Dezeen Magazine

Humanitarian experts propose turning refugee camps into enterprise zones called "refugee cities"

Refugee camps should be rebadged as cities and turned into enterprise zones so inhabitants can set up businesses and build their own infrastructure, according to a new report.

Called Refugee Cities, the report argues that existing aid strategies have failed, with refugees preferring to avoid the camps due to the lack of opportunities they offer.

Instead, by modelling them on special enterprise zones (SEZs) elsewhere in the world, they could benefit both the refugee and the host populations, as well as giving inhabitants useful skills for their eventual return to their homelands.

"Modelled after the most successful special economic zones in the world, refugee cities work within political realities to create jobs for refugees and their neighbours, while achieving a return for investors," says the report.

"Surrounding communities would enjoy new investment and infrastructure, and governments would welcome refugees as a benefit rather than a burden."

SEZs are designated areas within a country's national borders that operate with different business and trade laws, enabling nations to pilot ideas without countrywide changes.

Successful SEZ programmes have provided ways for countries to implement beneficial reforms and boost economic growth. Since the 1980s, SEZs in Chinese cities like Shenzhen have enabled the country to introduce free-market policies.

Refugee Cities offers a model alternative to typical refugee camps

US-based NGO Refugee Cities was founded by Michael Castle Miller, who said the idea would benefit both refugees and the host country.

"The aims of the project are to expand opportunities for migrants and to thereby allow them to find dignity, meaning, and a social and economic future," Miller told Dezeen.

He added that Refugee Cities aimed "to provide a model under which host countries can benefit from refugees' presence; to deliver a financial return for investors; to make international assistance more effective and self sustaining; and to provide refugees with the material, knowledge, and psychological resources to rebuild their home countries when they are able to return."

Miller volunteered with refugees in the US and told Dezeen that the experience encouraged him to find a way to address the refugee crisis. He worked as a legal and policy consultant on SEZs, before collaborating with leading authoritarian humanitarian aid Kilian Kleinschmidt to design the special-status cities as an alternative to refugee camps.

According to the Refugee Cities report, 65.3 million people were displaced as of the end of 2015, while a rise in global inequality, labour shortages, population growth, mobility and climate change is set to make the situation more extreme posing further strain on host countries.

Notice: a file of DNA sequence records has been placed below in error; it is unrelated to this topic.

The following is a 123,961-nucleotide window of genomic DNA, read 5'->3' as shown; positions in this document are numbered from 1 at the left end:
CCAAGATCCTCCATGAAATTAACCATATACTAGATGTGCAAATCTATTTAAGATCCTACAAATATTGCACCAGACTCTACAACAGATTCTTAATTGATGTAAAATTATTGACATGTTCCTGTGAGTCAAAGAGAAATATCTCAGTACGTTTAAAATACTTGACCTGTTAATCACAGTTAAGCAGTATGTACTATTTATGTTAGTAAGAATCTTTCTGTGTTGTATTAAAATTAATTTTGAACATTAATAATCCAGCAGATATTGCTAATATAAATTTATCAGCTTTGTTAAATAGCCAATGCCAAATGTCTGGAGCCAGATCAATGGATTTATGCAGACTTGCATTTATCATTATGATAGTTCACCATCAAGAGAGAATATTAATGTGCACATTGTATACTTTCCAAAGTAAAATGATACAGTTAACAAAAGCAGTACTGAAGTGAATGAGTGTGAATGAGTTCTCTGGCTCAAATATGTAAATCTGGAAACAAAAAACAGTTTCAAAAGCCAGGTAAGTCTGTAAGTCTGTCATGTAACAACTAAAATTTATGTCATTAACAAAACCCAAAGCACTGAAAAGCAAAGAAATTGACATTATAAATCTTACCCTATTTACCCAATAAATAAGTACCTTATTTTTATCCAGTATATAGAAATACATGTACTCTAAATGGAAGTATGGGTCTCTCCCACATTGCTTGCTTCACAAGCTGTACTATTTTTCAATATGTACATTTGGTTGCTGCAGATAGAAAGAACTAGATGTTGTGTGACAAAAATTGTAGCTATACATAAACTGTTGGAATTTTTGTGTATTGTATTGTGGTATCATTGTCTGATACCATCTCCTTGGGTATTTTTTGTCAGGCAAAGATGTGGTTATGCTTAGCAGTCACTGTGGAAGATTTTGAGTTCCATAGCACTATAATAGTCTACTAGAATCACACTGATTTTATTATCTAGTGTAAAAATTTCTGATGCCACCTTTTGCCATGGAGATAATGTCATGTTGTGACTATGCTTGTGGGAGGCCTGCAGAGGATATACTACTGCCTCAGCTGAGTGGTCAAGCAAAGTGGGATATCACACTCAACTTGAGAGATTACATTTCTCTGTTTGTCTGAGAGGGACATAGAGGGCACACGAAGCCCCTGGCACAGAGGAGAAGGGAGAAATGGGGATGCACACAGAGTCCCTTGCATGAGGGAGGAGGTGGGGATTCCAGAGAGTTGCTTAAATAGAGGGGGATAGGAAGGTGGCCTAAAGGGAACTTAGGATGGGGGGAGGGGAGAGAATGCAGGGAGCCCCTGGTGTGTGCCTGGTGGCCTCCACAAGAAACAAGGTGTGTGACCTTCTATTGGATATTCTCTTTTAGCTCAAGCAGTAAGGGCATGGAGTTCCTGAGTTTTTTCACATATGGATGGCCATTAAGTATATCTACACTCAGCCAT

"Lebanon's one million Syrian refugees amount to a quarter of its population," the report states. "Jordan’s 660,000 refugees are straining its housing market and water resources."

"Ninety per cent of refugees in these countries are living below the poverty line and about half are under the age of 15.2. Meanwhile, migration to Europe is straining the fabric of the continent's political union."

The report also states that current "inefficient aid-based approach" like that provided by the UNHCR, perpetuates the reliance on handouts rather than responding to the aspirations of their inhabitants and utilising their skills and talents.

"Despite their best efforts, the resources of the UN High Commissioner for Refugees (UNHCR) consistently fall short of its requirements to meet peoples' basic needs, let alone to achieve any long-term development goals," says the report.

It also highlights how the lack of opportunity in the camps force refugees to flee and find work illegally in their host country. A process that posing a drain on society and prevents stemming the flow of undocumented migrants.

Top-down strategies for refugee situations aren't working

The refugee cities report follows a rising awareness that the "top-down" strategies currently dealing with refugee situations are not working.

Earlier this year, the UNHCR began working with MIT's D-Lab to develop design strategies that enable refugees to solve their own problems rather than relying on solutions provided by aid agencies. UNHCR also ran the Refugee Challenge for the What Design Can Do conference in Amsterdam.

The design competition sought ideas "for accommodating, connecting, integrating and helping the personal development of refugees".

In an interview with Dezeen last year, Kleinschmidt, a former UNHCR high commissioner, described the camps as storage facilities for people and called for an overhaul of aid system.

"We're doing humanitarian aid as we did 70 years ago after the second world war," he said.

He described how refugees at the vast Zaatari refugee camp in Jordan took things into their own hands, hacking the electricity supply to power businesses, erecting fountains and even building swimming pools.

Architecture undergraduate Sophie Flinder also noticed how camps transformed from "a non-place to a place" as inhabitants, realising they would be there for a long time, started turning a squalid transit camp into a permanent home.

Refugee settlements could become business incubators

Millar plans to initially set the cities up in unused buildings near refugee settlements to be used as business incubators. Eventually they will become urban areas with uses ranging from residential, office, factory, retail, social services, public transportation, parks.

Refugee Cities has already gained support from major international financial institutions like the World Bank, who have already committed to invest in refugee-inclusive SEZs in Jordan and Ethiopia. Miller and his team are currently researching locations with potential to attract businesses and more foreign investors.